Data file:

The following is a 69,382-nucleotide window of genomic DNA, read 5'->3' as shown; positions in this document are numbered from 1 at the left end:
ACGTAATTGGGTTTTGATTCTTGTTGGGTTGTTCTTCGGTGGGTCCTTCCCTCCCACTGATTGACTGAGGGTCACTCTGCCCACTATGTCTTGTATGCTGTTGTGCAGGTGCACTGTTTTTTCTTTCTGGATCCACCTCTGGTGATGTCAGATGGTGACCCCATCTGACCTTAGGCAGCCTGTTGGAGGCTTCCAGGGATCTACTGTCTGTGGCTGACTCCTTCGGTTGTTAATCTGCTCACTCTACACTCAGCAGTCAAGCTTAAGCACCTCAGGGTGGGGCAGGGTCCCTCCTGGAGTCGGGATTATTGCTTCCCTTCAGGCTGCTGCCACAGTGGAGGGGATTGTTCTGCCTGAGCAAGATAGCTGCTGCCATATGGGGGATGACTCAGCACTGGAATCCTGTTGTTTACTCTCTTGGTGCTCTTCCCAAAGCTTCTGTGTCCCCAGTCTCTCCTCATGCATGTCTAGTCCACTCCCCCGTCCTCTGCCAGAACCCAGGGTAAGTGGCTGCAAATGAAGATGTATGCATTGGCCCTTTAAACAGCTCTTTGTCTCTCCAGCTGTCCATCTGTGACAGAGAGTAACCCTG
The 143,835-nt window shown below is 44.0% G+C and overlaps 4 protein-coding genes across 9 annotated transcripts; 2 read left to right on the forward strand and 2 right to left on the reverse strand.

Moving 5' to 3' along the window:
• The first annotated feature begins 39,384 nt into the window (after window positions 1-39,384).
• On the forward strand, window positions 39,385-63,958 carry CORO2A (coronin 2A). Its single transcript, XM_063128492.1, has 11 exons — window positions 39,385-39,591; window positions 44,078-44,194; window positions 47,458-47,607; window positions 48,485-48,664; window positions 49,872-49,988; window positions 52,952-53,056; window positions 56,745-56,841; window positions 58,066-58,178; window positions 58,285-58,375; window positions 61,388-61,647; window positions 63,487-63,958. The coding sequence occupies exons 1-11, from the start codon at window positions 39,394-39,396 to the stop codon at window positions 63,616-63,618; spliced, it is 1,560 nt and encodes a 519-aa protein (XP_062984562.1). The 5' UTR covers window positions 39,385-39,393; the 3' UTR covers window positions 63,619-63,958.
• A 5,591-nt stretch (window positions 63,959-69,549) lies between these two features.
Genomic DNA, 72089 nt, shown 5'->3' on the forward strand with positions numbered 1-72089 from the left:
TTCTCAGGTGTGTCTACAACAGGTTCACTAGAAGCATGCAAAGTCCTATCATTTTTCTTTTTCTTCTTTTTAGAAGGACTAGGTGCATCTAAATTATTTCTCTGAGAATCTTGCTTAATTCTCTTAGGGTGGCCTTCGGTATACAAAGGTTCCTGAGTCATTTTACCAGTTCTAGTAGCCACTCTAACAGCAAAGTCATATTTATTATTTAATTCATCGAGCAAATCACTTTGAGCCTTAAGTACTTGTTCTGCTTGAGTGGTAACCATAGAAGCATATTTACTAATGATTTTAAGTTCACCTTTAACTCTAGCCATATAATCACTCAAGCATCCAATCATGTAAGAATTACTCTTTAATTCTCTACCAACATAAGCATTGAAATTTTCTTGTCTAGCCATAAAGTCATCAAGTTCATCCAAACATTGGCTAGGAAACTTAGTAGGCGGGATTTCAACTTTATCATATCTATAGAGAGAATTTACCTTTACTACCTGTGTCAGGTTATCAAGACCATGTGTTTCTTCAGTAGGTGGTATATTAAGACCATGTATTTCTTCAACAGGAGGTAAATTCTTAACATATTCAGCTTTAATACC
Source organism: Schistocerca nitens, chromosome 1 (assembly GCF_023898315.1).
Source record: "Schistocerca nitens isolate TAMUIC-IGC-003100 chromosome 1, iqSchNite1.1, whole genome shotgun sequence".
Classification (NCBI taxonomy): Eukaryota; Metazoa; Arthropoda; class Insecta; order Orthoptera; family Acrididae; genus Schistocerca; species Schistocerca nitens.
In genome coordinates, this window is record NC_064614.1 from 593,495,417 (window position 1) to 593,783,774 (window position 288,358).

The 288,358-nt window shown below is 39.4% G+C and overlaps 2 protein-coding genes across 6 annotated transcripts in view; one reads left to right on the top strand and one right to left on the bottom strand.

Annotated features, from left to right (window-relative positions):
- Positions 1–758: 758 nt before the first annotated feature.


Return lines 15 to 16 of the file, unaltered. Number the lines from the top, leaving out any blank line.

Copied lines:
Annotated features, from left to right (window-relative positions):
- Positions 1–758: 758 nt before the first annotated feature.